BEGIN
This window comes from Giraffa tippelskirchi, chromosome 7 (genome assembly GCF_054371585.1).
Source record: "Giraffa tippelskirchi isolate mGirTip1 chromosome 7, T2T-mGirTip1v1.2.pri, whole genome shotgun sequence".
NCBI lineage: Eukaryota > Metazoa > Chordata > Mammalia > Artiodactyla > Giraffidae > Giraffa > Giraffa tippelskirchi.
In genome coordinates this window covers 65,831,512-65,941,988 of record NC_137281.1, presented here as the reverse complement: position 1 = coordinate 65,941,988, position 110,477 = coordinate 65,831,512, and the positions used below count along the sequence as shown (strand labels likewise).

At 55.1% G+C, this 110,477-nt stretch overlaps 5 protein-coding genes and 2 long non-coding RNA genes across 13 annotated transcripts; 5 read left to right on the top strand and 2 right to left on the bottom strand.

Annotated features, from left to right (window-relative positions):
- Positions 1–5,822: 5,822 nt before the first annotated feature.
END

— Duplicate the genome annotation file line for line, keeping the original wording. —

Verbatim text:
This window comes from Giraffa tippelskirchi, chromosome 7 (genome assembly GCF_054371585.1).
Source record: "Giraffa tippelskirchi isolate mGirTip1 chromosome 7, T2T-mGirTip1v1.2.pri, whole genome shotgun sequence".
NCBI lineage: Eukaryota > Metazoa > Chordata > Mammalia > Artiodactyla > Giraffidae > Giraffa > Giraffa tippelskirchi.
In genome coordinates this window covers 65,831,512-65,941,988 of record NC_137281.1, presented here as the reverse complement: position 1 = coordinate 65,941,988, position 110,477 = coordinate 65,831,512, and the positions used below count along the sequence as shown (strand labels likewise).

At 55.1% G+C, this 110,477-nt stretch overlaps 5 protein-coding genes and 2 long non-coding RNA genes across 13 annotated transcripts; 5 read left to right on the top strand and 2 right to left on the bottom strand.

Annotated features, from left to right (window-relative positions):
- Positions 1–5,822: 5,822 nt before the first annotated feature.